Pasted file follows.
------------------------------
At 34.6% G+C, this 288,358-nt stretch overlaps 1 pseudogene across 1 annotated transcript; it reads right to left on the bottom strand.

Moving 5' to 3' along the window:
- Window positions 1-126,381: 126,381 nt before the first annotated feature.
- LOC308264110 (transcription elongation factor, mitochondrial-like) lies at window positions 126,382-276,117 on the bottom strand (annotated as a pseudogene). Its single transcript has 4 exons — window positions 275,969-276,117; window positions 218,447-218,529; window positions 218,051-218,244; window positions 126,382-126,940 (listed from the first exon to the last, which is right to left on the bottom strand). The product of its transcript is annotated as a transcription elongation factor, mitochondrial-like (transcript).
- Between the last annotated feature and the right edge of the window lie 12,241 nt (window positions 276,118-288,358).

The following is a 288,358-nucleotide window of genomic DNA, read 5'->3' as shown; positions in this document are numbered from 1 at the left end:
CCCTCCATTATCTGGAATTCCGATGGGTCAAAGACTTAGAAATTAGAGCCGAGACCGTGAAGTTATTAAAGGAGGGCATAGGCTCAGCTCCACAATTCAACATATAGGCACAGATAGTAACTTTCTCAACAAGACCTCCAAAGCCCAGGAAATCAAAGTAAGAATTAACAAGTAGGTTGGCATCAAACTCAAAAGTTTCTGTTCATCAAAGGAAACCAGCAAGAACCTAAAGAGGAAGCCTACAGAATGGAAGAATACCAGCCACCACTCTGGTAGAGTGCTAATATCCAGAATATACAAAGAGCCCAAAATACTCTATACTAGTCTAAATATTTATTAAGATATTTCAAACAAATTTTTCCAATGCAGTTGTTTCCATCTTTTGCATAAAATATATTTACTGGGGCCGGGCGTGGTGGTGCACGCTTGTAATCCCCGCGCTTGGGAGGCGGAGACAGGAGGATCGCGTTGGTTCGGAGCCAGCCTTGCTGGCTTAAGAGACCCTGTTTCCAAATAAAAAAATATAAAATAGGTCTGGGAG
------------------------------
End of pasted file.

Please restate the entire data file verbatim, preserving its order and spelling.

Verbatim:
At 34.6% G+C, this 288,358-nt stretch overlaps 1 pseudogene across 1 annotated transcript; it reads right to left on the bottom strand.

Moving 5' to 3' along the window:
- Window positions 1-126,381: 126,381 nt before the first annotated feature.
- LOC308264110 (transcription elongation factor, mitochondrial-like) lies at window positions 126,382-276,117 on the bottom strand (annotated as a pseudogene). Its single transcript has 4 exons — window positions 275,969-276,117; window positions 218,447-218,529; window positions 218,051-218,244; window positions 126,382-126,940 (listed from the first exon to the last, which is right to left on the bottom strand). The product of its transcript is annotated as a transcription elongation factor, mitochondrial-like (transcript).
- Between the last annotated feature and the right edge of the window lie 12,241 nt (window positions 276,118-288,358).

The following is a 288,358-nucleotide window of genomic DNA, read 5'->3' as shown; positions in this document are numbered from 1 at the left end:
CCCTCCATTATCTGGAATTCCGATGGGTCAAAGACTTAGAAATTAGAGCCGAGACCGTGAAGTTATTAAAGGAGGGCATAGGCTCAGCTCCACAATTCAACATATAGGCACAGATAGTAACTTTCTCAACAAGACCTCCAAAGCCCAGGAAATCAAAGTAAGAATTAACAAGTAGGTTGGCATCAAACTCAAAAGTTTCTGTTCATCAAAGGAAACCAGCAAGAACCTAAAGAGGAAGCCTACAGAATGGAAGAATACCAGCCACCACTCTGGTAGAGTGCTAATATCCAGAATATACAAAGAGCCCAAAATACTCTATACTAGTCTAAATATTTATTAAGATATTTCAAACAAATTTTTCCAATGCAGTTGTTTCCATCTTTTGCATAAAATATATTTACTGGGGCCGGGCGTGGTGGTGCACGCTTGTAATCCCCGCGCTTGGGAGGCGGAGACAGGAGGATCGCGTTGGTTCGGAGCCAGCCTTGCTGGCTTAAGAGACCCTGTTTCCAAATAAAAAAATATAAAATAGGTCTGGGAG